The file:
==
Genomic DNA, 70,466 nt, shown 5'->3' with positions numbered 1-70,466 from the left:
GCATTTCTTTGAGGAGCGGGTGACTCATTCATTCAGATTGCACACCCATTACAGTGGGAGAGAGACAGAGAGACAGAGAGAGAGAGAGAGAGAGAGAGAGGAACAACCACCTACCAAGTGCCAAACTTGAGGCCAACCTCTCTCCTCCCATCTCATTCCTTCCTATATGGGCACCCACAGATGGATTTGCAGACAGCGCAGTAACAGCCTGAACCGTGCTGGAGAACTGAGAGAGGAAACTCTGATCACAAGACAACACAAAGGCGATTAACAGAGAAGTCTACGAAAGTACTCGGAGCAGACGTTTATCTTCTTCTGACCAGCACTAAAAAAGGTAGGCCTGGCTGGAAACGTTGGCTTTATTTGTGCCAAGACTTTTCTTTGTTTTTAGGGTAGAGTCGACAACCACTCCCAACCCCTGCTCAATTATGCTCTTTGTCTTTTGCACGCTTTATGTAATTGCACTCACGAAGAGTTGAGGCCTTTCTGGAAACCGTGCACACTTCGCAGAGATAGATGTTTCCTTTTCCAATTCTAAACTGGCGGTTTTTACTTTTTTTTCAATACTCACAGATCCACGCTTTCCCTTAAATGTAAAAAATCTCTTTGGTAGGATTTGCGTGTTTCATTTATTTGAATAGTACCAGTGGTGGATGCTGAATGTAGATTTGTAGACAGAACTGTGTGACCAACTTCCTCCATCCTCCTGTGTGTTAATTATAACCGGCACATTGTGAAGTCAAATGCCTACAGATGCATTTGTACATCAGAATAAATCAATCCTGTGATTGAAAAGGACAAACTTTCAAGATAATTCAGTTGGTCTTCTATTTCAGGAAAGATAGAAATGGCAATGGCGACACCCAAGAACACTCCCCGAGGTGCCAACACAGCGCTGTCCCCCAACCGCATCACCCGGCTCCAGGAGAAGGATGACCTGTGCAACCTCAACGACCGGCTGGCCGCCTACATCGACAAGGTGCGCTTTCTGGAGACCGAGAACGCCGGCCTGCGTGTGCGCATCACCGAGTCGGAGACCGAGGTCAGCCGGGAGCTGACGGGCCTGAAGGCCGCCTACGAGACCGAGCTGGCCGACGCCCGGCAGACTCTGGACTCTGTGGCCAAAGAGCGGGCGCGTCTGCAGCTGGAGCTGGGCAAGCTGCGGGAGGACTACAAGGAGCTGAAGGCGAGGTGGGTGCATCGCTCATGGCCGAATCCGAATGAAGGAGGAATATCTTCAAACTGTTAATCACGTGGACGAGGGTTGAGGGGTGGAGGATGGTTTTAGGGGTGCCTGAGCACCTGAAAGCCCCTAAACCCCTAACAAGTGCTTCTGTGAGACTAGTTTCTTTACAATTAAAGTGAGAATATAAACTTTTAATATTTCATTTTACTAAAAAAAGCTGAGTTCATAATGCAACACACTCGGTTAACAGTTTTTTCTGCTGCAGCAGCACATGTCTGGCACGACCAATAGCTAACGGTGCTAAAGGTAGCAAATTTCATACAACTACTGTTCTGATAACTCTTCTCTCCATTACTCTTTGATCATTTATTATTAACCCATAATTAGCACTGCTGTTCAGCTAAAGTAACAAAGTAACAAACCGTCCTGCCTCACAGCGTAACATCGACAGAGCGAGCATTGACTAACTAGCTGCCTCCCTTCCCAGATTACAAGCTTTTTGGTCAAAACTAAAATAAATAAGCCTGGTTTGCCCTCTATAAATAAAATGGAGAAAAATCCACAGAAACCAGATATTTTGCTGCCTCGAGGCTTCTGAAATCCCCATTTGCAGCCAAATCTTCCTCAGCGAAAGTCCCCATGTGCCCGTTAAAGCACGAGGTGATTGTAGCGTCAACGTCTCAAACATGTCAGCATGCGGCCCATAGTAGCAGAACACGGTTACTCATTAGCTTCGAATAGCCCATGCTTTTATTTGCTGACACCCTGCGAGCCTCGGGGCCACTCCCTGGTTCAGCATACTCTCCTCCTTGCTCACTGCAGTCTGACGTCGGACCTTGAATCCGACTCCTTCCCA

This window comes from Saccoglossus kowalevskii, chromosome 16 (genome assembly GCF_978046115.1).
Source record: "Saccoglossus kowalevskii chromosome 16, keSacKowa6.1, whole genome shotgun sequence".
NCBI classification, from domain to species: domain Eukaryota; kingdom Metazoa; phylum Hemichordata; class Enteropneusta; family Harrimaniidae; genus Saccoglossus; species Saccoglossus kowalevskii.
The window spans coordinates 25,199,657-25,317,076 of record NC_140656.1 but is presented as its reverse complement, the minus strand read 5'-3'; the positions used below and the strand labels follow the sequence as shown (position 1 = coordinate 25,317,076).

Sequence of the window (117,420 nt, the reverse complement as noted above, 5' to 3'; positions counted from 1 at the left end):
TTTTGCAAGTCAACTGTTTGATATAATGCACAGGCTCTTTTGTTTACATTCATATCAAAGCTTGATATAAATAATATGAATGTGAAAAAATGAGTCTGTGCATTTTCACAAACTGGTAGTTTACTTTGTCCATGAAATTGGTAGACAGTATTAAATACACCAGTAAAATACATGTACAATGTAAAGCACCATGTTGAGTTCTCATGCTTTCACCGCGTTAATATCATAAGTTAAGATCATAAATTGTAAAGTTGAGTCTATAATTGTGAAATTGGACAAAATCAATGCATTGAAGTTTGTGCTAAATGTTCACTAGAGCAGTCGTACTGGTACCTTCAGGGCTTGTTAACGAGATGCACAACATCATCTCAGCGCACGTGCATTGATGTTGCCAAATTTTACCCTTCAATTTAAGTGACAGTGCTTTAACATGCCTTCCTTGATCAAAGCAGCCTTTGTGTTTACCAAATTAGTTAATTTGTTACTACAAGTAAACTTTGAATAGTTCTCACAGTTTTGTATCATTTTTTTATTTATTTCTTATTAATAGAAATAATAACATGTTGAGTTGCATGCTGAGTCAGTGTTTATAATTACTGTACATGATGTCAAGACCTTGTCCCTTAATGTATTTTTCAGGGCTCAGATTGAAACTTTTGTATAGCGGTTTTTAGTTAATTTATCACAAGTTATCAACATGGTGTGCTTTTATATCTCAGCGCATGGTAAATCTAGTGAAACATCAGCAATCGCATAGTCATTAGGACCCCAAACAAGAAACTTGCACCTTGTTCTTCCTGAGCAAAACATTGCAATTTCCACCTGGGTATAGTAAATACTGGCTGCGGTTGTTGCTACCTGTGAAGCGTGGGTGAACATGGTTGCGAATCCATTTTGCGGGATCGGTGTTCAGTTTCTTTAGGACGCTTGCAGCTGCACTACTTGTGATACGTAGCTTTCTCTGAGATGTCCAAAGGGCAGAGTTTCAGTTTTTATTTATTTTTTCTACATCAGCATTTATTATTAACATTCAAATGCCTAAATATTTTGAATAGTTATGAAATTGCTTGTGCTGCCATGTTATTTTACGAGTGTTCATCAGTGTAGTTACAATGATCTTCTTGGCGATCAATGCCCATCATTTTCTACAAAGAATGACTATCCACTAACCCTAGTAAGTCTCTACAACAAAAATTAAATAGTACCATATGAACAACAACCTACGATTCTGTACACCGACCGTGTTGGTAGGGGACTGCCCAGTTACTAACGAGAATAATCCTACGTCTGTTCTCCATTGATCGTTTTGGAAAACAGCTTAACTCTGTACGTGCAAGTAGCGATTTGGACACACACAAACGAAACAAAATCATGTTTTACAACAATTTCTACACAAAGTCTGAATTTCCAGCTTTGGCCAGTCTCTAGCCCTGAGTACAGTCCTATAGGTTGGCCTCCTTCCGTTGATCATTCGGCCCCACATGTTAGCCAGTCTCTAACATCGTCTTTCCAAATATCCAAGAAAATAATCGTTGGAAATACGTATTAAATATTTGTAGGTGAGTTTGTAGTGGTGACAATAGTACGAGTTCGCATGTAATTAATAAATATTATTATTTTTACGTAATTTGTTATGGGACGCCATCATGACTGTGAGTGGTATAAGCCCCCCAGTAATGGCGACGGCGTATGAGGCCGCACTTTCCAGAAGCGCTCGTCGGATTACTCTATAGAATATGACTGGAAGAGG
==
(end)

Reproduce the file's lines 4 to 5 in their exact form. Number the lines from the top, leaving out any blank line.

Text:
Source record: "Saccoglossus kowalevskii chromosome 16, keSacKowa6.1, whole genome shotgun sequence".
NCBI classification, from domain to species: domain Eukaryota; kingdom Metazoa; phylum Hemichordata; class Enteropneusta; family Harrimaniidae; genus Saccoglossus; species Saccoglossus kowalevskii.